Big solar farms helped create a power-grid predicament in California. And now they’re offering to help solve it.
Solar panels have proliferated in the state, flooding the grid with power supplies in the middle of the day when the sun’s out — and then quickly vanishing after sunset. This has created a sharp curve in California’s net-power demand that’s shaped like a duck. And the duck curve is getting steeper every year, sending wholesale electricity prices plunging into negative territory, forcing generators offline and making it increasingly difficult to maintain the reliability of California’s transmission lines.
First Solar CEO Mark Widmar said he thinks he has a solution: change the way solar farms are paid. If the state’s utilities compensate them for shutting generation when the grid doesn’t need it and providing power later when it does, he said, farms could use increasingly sophisticated inverters and software controls to adjust. They’re only running full bore right now, he said, because their contracts with customers encourage them to produce as much energy as possible, he said.
“They just want you to pump out as much as you can,’’ Widmar said Wednesday while attending a symposium organized by grid manager California Independent System Operator Corp. in Sacramento. “Some contracts penalize you for under-generation.”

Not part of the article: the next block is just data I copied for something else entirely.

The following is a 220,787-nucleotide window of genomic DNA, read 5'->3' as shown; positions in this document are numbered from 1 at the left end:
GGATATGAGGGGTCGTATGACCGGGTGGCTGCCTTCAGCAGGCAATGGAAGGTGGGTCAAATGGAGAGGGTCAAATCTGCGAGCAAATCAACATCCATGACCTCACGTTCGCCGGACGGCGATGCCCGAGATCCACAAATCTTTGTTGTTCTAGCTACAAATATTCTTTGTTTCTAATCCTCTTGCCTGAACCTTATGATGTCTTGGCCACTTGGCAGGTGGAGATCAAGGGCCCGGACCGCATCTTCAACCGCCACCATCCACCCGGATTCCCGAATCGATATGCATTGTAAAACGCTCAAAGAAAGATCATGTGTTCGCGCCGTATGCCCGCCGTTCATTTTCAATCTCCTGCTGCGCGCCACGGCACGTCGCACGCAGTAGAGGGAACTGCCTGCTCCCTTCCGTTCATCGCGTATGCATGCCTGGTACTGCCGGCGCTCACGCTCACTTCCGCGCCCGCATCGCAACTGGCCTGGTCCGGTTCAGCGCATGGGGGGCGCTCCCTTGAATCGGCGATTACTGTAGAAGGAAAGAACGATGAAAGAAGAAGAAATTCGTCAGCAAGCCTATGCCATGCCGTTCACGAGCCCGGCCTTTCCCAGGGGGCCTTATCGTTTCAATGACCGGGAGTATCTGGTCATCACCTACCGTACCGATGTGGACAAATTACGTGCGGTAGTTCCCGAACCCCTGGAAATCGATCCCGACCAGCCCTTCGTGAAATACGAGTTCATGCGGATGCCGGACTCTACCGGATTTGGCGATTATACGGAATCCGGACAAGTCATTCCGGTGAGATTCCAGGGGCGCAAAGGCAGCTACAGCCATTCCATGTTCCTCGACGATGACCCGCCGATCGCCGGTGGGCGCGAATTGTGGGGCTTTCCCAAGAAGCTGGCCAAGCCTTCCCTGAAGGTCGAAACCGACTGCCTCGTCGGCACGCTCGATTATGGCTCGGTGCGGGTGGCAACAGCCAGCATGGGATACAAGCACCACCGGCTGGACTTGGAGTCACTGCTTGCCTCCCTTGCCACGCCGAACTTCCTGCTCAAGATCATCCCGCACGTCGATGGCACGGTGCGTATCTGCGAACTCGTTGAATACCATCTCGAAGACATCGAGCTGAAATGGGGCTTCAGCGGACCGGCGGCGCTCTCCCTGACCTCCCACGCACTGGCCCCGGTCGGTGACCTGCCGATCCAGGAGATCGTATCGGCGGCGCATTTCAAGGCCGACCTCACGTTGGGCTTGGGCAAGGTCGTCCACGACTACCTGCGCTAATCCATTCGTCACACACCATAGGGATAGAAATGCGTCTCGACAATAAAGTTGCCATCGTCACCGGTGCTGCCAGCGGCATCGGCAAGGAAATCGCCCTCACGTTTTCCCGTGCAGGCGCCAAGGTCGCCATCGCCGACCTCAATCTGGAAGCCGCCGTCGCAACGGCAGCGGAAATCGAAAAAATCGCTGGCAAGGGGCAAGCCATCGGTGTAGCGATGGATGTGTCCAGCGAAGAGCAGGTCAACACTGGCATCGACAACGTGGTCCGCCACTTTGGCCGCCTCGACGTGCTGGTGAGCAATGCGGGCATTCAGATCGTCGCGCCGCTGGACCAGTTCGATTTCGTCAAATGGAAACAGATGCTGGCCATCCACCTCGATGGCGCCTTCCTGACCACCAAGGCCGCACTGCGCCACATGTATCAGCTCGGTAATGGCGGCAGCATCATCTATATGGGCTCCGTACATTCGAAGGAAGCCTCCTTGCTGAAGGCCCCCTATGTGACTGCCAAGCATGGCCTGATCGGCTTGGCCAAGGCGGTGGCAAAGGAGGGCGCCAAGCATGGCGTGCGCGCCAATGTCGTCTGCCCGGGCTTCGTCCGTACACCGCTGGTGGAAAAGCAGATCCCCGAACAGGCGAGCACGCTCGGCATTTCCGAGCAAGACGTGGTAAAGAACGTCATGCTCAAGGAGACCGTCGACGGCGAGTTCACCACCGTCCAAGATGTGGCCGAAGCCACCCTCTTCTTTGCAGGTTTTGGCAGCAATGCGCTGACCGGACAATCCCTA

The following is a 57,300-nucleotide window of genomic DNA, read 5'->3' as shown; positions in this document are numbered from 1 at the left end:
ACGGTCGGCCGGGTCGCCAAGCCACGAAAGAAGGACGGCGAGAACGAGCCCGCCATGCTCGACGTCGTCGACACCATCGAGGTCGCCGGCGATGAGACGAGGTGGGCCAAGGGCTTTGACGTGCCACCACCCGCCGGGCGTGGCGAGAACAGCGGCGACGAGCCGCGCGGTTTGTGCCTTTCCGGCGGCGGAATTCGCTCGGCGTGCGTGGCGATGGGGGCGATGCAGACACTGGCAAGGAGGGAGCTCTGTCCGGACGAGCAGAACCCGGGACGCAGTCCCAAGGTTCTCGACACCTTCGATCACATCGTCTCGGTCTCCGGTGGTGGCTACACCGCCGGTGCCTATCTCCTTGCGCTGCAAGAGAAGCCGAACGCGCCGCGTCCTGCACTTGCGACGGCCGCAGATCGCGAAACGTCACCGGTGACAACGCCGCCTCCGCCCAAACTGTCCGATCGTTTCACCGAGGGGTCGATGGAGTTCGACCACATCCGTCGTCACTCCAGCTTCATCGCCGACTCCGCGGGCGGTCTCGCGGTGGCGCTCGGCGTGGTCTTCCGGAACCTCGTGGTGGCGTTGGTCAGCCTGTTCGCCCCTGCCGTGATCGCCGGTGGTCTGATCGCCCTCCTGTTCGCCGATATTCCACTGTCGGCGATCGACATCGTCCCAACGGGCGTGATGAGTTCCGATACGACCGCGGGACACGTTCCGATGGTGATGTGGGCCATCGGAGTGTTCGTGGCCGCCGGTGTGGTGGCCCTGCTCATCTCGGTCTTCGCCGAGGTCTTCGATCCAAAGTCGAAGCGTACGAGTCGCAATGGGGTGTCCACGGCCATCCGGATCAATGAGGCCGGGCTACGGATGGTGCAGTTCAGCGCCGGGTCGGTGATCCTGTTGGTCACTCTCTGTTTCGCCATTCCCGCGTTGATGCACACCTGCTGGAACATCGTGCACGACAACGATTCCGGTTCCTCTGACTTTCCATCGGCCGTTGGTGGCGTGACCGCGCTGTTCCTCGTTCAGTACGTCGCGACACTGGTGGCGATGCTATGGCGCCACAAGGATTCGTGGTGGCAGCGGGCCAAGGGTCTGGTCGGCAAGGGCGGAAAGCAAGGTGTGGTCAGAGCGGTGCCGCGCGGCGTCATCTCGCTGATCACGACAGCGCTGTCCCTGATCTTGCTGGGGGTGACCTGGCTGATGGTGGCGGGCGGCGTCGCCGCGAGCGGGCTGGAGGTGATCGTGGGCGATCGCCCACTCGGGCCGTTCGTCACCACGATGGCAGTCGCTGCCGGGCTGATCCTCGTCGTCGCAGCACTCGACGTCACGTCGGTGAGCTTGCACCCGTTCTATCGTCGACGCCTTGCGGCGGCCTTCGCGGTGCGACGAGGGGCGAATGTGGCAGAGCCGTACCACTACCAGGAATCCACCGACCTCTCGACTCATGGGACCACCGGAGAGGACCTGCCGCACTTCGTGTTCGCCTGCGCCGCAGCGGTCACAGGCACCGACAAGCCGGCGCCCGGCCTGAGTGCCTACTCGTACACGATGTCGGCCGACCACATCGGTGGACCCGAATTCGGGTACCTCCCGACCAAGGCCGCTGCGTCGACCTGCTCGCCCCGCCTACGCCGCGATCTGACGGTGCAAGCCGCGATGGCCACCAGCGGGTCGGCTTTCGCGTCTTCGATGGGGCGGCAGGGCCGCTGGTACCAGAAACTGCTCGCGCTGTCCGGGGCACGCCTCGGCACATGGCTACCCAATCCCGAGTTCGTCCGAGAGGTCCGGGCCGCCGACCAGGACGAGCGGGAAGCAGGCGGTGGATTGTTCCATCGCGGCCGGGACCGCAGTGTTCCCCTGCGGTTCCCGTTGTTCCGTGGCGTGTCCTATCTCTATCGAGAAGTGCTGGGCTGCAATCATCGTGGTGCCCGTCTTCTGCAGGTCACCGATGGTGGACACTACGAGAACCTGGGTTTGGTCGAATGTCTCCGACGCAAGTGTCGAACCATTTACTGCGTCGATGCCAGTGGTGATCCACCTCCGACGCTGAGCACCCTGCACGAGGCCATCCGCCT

The duck curve underscores the challenges California and other states with ambitious environmental goals face in making available more carbon-free, renewable energy while ensuring the reliability of their power systems. Grid operators across the U.S. are managing larger swings in generation because of more intermittent solar and wind resources.
First Solar is in a position to know. The Arizona company has about 3.6 gigawatts of solar generation in California. It could apply a meaningful brake on afternoon generation.
Europe has had to grapple with curtailments too, usually excess wind supplies that aren’t needed at night, said Jenny Chase, a solar industry analyst at Bloomberg New Energy Finance. Even a 1 percent reduction would help grid managers ease congestion and improve efficiency, reducing the rate at which other generation is needed to balance supplies.
“A very small curtailment can have a big cost-saving effect and, of course, this can be passed on to the solar and wind plants,” Chase said in an interview Thursday.
Widmar said First Solar has been talking to state officials about creating this new type of contract that would pay solar generators for producing less midday and sending the power out later in the afternoon as demand ramps up.
“What we are trying to propose,” he said, “allows you to capture the inherent value that solar could create.”